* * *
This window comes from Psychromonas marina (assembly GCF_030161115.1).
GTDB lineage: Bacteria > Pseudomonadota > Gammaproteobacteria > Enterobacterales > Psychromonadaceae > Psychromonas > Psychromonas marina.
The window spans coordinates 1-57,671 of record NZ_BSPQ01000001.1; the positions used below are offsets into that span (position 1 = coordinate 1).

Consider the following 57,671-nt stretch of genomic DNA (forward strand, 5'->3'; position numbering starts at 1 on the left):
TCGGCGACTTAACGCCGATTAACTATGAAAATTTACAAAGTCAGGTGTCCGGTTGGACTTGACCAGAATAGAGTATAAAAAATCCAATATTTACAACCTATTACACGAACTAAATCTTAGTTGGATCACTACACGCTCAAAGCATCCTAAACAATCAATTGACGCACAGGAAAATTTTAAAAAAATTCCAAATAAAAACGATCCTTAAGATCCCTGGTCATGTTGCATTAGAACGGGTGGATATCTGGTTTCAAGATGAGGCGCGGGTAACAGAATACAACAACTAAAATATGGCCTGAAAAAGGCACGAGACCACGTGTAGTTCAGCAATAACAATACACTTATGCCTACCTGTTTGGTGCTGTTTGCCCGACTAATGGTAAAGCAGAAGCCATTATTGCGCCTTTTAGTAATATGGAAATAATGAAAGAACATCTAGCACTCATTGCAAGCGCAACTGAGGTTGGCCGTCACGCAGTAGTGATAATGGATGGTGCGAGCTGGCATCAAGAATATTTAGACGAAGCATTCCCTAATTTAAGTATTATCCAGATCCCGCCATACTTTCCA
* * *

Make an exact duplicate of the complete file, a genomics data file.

This window comes from Psychromonas marina (assembly GCF_030161115.1).
GTDB lineage: Bacteria > Pseudomonadota > Gammaproteobacteria > Enterobacterales > Psychromonadaceae > Psychromonas > Psychromonas marina.
The window spans coordinates 1-57,671 of record NZ_BSPQ01000001.1; the positions used below are offsets into that span (position 1 = coordinate 1).

Consider the following 57,671-nt stretch of genomic DNA (forward strand, 5'->3'; position numbering starts at 1 on the left):
TCGGCGACTTAACGCCGATTAACTATGAAAATTTACAAAGTCAGGTGTCCGGTTGGACTTGACCAGAATAGAGTATAAAAAATCCAATATTTACAACCTATTACACGAACTAAATCTTAGTTGGATCACTACACGCTCAAAGCATCCTAAACAATCAATTGACGCACAGGAAAATTTTAAAAAAATTCCAAATAAAAACGATCCTTAAGATCCCTGGTCATGTTGCATTAGAACGGGTGGATATCTGGTTTCAAGATGAGGCGCGGGTAACAGAATACAACAACTAAAATATGGCCTGAAAAAGGCACGAGACCACGTGTAGTTCAGCAATAACAATACACTTATGCCTACCTGTTTGGTGCTGTTTGCCCGACTAATGGTAAAGCAGAAGCCATTATTGCGCCTTTTAGTAATATGGAAATAATGAAAGAACATCTAGCACTCATTGCAAGCGCAACTGAGGTTGGCCGTCACGCAGTAGTGATAATGGATGGTGCGAGCTGGCATCAAGAATATTTAGACGAAGCATTCCCTAATTTAAGTATTATCCAGATCCCGCCATACTTTCCA